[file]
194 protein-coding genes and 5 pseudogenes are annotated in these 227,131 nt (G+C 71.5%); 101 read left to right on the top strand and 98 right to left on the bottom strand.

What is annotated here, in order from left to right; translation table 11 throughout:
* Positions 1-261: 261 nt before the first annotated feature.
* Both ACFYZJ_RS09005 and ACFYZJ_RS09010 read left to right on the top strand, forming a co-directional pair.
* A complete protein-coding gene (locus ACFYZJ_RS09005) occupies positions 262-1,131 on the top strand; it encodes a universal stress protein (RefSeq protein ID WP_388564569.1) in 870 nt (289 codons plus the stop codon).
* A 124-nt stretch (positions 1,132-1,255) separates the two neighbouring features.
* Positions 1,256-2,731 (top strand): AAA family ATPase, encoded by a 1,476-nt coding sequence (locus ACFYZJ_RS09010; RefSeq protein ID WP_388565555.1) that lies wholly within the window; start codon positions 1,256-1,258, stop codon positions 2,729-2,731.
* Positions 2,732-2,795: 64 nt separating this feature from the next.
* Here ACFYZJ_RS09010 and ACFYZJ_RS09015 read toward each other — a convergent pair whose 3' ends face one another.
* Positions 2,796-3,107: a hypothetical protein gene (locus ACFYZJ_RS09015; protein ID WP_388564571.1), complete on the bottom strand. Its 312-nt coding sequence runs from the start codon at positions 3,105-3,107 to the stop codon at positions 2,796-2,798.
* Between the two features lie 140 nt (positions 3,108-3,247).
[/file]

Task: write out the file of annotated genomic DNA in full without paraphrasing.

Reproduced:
194 protein-coding genes and 5 pseudogenes are annotated in these 227,131 nt (G+C 71.5%); 101 read left to right on the top strand and 98 right to left on the bottom strand.

What is annotated here, in order from left to right; translation table 11 throughout:
* Positions 1-261: 261 nt before the first annotated feature.
* Both ACFYZJ_RS09005 and ACFYZJ_RS09010 read left to right on the top strand, forming a co-directional pair.
* A complete protein-coding gene (locus ACFYZJ_RS09005) occupies positions 262-1,131 on the top strand; it encodes a universal stress protein (RefSeq protein ID WP_388564569.1) in 870 nt (289 codons plus the stop codon).
* A 124-nt stretch (positions 1,132-1,255) separates the two neighbouring features.
* Positions 1,256-2,731 (top strand): AAA family ATPase, encoded by a 1,476-nt coding sequence (locus ACFYZJ_RS09010; RefSeq protein ID WP_388565555.1) that lies wholly within the window; start codon positions 1,256-1,258, stop codon positions 2,729-2,731.
* Positions 2,732-2,795: 64 nt separating this feature from the next.
* Here ACFYZJ_RS09010 and ACFYZJ_RS09015 read toward each other — a convergent pair whose 3' ends face one another.
* Positions 2,796-3,107: a hypothetical protein gene (locus ACFYZJ_RS09015; protein ID WP_388564571.1), complete on the bottom strand. Its 312-nt coding sequence runs from the start codon at positions 3,105-3,107 to the stop codon at positions 2,796-2,798.
* Between the two features lie 140 nt (positions 3,108-3,247).